Turbulence Models (1)

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Turbulence Models (1)



26.1 Introduction

26.2 Mean Flow Equation


- What is turbulence modeling?

- Derive the mean flow equation


 References

ASCE Task Committee on Turbulence Models in Hydraulic Computations (1988). Turbulence modeling of surface water flow and transport: Part I, J.Hydr. Eng., 114: 970-1073.

Rodi, W. (1993). Turbulence models and their application in hydraulics-A state of the art review, IAHR MONOGRAPH.

Graebel, W.P. (2007). Advanced Fluid Mechanics, Academic Press, Burlington, USA.

Kundu, P.K., Cohen, I.M., and Dowling, D.R. (2012). Fluid Mechanics 5th Ed., Academic Press, Waltham, USA.

여운광, 지운. (2016). 유체역학, 청문각.


 Lesieur, M. (1987). Turbulence in Fluids, Netherlands

Turbulence is a dangerous topic which is at the origin of serious fights in scientific meetings since it represents extremely different points of view, all of which have in common their complexity, as well as an inability to solve the problem. It is even difficult to agree on what exactly is the problem to be solved.


26.1.1 The Role of turbulence models

 Why we need turbulence models?

▪ Turbulent flows of practical relevance

→ highly random, unsteady, three-dimensional

→ Turbulent motion (velocity distribution), heat and mass transfer

processes are extremely difficult to describe and to predict theoretically.

▪ Solution for turbulent flows

(1) Navier-Stokes equation (DNS)

- Exact equations describing the turbulent motion are known.

- Numerical procedures are available to solve N-S eqs.


- Size of numerical grids used must be small enough to resolve the smallest significant eddy scale present in the flow, and the simulation must be

carried out for a significantly long time that initial conditions have died out and significant features of the flow have evolved.

→ Storage capacity and speed of present-day computers are still not sufficient to allow a solution for any practically relevant turbulent flows.

- Thus, computer simulations of the full N-S equation are usually limited to flows where periodicity of the flow can be assumed and the boundaries are simple, usually rectangular.


 Kolmogorov microscale

- Dissipation length scale of small eddy is


3 4

  

- l is integral length scale which is the same as turbulent velocity field.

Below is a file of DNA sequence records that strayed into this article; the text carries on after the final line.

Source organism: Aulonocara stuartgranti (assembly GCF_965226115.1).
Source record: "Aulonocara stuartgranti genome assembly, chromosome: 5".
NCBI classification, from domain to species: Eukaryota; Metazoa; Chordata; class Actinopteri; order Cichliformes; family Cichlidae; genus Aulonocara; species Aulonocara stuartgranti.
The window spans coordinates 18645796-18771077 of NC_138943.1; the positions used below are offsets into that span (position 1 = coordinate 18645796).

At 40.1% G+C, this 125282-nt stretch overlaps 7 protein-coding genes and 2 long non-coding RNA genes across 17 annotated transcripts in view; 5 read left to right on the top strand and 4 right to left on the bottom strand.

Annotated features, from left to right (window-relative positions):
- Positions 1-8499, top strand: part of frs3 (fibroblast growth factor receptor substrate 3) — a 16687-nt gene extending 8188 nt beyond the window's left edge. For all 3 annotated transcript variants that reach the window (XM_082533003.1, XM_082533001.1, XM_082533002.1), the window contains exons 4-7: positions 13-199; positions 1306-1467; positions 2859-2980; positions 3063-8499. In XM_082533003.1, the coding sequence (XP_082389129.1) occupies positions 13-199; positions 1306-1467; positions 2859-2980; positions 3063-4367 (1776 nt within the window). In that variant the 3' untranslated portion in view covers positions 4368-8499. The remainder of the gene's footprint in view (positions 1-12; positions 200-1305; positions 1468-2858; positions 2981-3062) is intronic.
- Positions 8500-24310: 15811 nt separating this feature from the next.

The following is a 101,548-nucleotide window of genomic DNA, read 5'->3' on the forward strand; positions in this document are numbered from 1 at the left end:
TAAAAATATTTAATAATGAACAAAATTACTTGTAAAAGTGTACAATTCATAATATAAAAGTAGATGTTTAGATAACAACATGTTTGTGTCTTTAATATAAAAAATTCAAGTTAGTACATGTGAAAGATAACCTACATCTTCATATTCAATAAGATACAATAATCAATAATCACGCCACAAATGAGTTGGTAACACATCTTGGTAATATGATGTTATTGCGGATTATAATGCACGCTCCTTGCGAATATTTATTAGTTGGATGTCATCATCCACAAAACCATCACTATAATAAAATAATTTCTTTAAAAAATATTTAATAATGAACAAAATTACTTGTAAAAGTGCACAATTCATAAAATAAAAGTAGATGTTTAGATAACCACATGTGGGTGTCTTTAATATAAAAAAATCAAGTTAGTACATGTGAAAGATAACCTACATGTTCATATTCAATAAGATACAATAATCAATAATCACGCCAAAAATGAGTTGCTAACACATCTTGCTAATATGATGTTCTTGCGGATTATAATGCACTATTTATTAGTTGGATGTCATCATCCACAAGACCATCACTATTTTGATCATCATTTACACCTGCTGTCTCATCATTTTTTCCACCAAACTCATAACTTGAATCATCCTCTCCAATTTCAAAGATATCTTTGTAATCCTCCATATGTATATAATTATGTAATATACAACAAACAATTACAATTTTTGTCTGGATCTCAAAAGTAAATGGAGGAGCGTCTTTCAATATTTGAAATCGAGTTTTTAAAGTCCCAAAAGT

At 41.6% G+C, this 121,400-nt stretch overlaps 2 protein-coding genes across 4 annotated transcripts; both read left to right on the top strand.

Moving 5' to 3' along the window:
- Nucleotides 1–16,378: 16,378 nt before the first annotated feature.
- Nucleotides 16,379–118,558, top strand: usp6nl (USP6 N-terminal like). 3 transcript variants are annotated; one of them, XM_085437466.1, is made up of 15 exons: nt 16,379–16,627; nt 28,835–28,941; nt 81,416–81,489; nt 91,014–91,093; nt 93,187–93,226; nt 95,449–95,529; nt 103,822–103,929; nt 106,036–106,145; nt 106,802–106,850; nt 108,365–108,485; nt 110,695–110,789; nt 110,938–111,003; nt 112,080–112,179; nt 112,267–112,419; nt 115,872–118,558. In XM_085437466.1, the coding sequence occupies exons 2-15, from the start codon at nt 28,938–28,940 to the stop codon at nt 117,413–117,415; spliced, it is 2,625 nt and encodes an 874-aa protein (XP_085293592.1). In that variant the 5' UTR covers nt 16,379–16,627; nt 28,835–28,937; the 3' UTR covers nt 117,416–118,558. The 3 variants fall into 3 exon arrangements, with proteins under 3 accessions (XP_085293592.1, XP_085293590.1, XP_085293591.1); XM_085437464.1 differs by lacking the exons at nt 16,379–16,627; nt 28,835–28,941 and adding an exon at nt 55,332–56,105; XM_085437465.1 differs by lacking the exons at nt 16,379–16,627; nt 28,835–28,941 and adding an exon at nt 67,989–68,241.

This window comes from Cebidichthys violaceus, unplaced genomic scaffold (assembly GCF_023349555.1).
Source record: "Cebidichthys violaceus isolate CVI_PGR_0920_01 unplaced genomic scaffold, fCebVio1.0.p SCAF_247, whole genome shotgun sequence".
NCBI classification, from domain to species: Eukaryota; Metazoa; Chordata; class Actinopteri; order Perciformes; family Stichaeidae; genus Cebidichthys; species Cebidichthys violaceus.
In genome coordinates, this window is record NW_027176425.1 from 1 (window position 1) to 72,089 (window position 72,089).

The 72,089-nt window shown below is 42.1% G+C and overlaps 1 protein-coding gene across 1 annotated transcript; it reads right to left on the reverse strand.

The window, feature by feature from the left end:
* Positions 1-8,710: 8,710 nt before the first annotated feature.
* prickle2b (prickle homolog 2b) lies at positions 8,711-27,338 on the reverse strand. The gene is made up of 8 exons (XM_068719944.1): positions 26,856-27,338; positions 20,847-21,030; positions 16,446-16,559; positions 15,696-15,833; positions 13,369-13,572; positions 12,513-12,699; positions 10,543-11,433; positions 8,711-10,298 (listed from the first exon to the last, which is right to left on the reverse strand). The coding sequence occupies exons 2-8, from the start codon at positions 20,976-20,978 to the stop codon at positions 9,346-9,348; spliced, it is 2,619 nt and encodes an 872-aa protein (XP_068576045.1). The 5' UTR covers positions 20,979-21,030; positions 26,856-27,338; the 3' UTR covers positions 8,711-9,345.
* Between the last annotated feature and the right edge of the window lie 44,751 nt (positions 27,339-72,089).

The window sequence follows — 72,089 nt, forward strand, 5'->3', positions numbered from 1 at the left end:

- Integral scale divided by dissipation length scale is (26.1)


3/ 4

Re3/ 4

l ul


- Thus, number of computational grid is proportional Re3/ 4

5 45/4

[Ex] Re =10 No.of grid points in 3D ~10


2 u u

u l l

   


(2) Reynolds equation (RANS)

- Average N-S equations to remove turbulent fluctuations completely

-Describe the complete effect of turbulence on the average motion by using turbulence model

- Model the small eddies vis turbulence modeling

(3) LES

- numerical resolution of only the large eddies - small-scale motion is filtered out

- In case of high Re, wall model is needed.


▪ Solution for turbulent flows

DNS: direct numerical simulation of N-S eq.

LES: numerical resolution of only the large eddies (periodic vortex) RANS: solution of Reynolds-Averaged N-S eq.

→ effects of all turbulent motions are accounted for by the turbulence model


▪ Scale of turbulence

- eddying motion with a wide spectrum of eddy sizes and a corresponding spectrum of fluctuation frequencies i) Large-scale eddies:

- contain much of the kinetic energy and little of the vorticity - Large eddies tend to be anisotropic.

- The forms of the largest eddies (low-frequency fluctuations) are determined by the boundary conditions (size of the flow domain).

- These large eddies gradually break down into smaller eddies.


ii) Small eddies:

- have little kinetic energy but much vorticity - The small eddies tend to be isotropic.

- The forms of the smallest eddies (highest-frequency fluctuations) are determined by the viscous forces.

- several orders of magnitude smaller